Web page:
Over the years, there have been countless examples of Twitter prioritizing their own app and a closed ecosystem approach over third-party developers and improvements to the API. From the infamous quadrant and token limits to the display guidelines and constant reticence about bringing new features to the API, Twitter has been nebulous in providing an official stance on third-party clients after the Tweetie acquisition, but the subtext of their announcements has always been fairly clear to everyone in the third-party scene. Twitter wanted people to use their official app, not a third-party client.
Before the Twitter acquisition in 2010, I was using a bunch of third-party clients but I had eventually elected Tweetie as my preferred one. After Brichter’s app turned into Twitter for iPhone, I stuck to it for a while, but then I was allured by Tapbots’ promise of a Twitter client for power users. As I wrote in my original review, Tweetbot had everything I was looking for, and that was before Tapbots would bring fantastic new features that made it even more versatile.
I loved Tweetbot in a way that I didn’t love any other app for iOS. I have extremely vivid and personal memories of getting the first beta builds of Tweetbot for iPhone and iPad, and, until Editorial came around, Tweetbot was the app I spent most of my days in. From 2011 until earlier this year, I used Tweetbot every working hour of every day. Tweetbot was Twitter for me.
That’s not to say that I stopped checking in on the state of other Twitter clients for iOS, but I certainly became less curious because I had found the one. I’ve primarily continued to keep an eye on Twitterrific, but I largely ignored the third-party space for two years. Last year, the launch of iOS 7 motivated me to look for new Twitter clients again and I stumbled across new versions of TweetLogix, Echofon, and Tweet7, but my affection for Tweetbot and the fact that the majority of my Internet friends were using Tapbots’ app convinced me that I didn’t have to look for anything else.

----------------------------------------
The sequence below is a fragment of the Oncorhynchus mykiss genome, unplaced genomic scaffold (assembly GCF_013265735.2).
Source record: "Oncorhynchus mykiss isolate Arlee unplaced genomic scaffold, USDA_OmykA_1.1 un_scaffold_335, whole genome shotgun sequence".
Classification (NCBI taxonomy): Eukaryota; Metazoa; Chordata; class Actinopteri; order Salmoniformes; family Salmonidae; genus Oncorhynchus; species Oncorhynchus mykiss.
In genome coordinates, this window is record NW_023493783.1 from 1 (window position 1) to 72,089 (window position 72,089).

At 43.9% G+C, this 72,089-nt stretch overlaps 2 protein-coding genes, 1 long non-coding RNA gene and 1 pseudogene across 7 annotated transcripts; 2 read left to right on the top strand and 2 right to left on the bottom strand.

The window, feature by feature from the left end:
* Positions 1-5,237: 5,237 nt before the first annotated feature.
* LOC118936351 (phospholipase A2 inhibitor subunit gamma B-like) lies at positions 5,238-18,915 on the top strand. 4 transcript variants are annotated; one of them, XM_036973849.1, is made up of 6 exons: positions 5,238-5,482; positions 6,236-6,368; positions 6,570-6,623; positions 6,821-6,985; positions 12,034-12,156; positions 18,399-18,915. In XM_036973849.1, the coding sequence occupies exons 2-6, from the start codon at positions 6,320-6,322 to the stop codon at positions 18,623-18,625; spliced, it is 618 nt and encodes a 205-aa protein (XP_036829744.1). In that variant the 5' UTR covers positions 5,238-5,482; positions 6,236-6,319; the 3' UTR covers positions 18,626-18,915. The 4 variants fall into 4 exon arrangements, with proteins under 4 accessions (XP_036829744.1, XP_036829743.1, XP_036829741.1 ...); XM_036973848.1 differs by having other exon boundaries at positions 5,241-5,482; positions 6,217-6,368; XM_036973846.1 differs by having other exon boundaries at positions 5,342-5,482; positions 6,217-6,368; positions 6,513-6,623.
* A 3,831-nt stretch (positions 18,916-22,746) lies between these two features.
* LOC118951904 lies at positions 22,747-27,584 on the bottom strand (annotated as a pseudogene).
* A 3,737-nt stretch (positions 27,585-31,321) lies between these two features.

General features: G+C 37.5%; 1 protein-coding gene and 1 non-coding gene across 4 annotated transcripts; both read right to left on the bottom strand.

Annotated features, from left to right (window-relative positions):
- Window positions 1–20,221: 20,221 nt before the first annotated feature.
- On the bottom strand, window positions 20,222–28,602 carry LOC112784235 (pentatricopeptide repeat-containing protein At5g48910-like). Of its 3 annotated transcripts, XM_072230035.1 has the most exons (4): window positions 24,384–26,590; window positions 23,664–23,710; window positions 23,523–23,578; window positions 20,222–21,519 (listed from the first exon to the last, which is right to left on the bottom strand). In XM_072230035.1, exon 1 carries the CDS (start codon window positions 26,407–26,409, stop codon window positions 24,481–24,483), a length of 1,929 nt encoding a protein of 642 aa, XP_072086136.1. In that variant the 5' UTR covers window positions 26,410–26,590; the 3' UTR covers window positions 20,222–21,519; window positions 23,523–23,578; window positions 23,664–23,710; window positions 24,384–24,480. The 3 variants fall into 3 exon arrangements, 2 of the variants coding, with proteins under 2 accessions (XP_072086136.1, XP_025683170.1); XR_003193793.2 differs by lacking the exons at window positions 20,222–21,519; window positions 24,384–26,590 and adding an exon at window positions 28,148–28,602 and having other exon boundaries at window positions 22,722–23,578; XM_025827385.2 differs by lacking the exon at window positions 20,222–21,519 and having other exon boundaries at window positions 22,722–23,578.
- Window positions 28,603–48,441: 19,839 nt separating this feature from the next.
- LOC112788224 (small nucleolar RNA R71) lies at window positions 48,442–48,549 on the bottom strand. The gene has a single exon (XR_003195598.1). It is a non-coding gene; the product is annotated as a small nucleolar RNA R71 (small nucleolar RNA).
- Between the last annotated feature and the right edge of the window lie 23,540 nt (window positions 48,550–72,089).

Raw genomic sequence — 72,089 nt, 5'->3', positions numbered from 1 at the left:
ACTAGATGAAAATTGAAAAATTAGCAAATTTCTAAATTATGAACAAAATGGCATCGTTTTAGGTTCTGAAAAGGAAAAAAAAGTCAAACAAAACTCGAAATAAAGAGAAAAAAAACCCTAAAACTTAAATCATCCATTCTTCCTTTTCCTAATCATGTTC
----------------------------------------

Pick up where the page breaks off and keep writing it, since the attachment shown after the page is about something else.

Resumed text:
I like to think that I’m naturally curious, but, for my Twitter client of choice, I had become complacent and fixated on the belief that the official Twitter app could never offer anything valuable again. Earlier this year, an idea started poking me in the back of my mind: if the rest of the world is using the Twitter app for iOS, shouldn’t I give it another chance?
This realization came from a simple occasion: I was having dinner out with some friends, and I noticed that they were using the Twitter app for iPhone to read news and follow their favorite celebrities. Tweetbot was Twitter for me and I was certain that I could never switch to another app, but they seemed to be just fine with the official app and its lack of streaming, mute filters, quick actions, and all those other great details Tweetbot had. “They’re not power users”, I thought, and that settled it.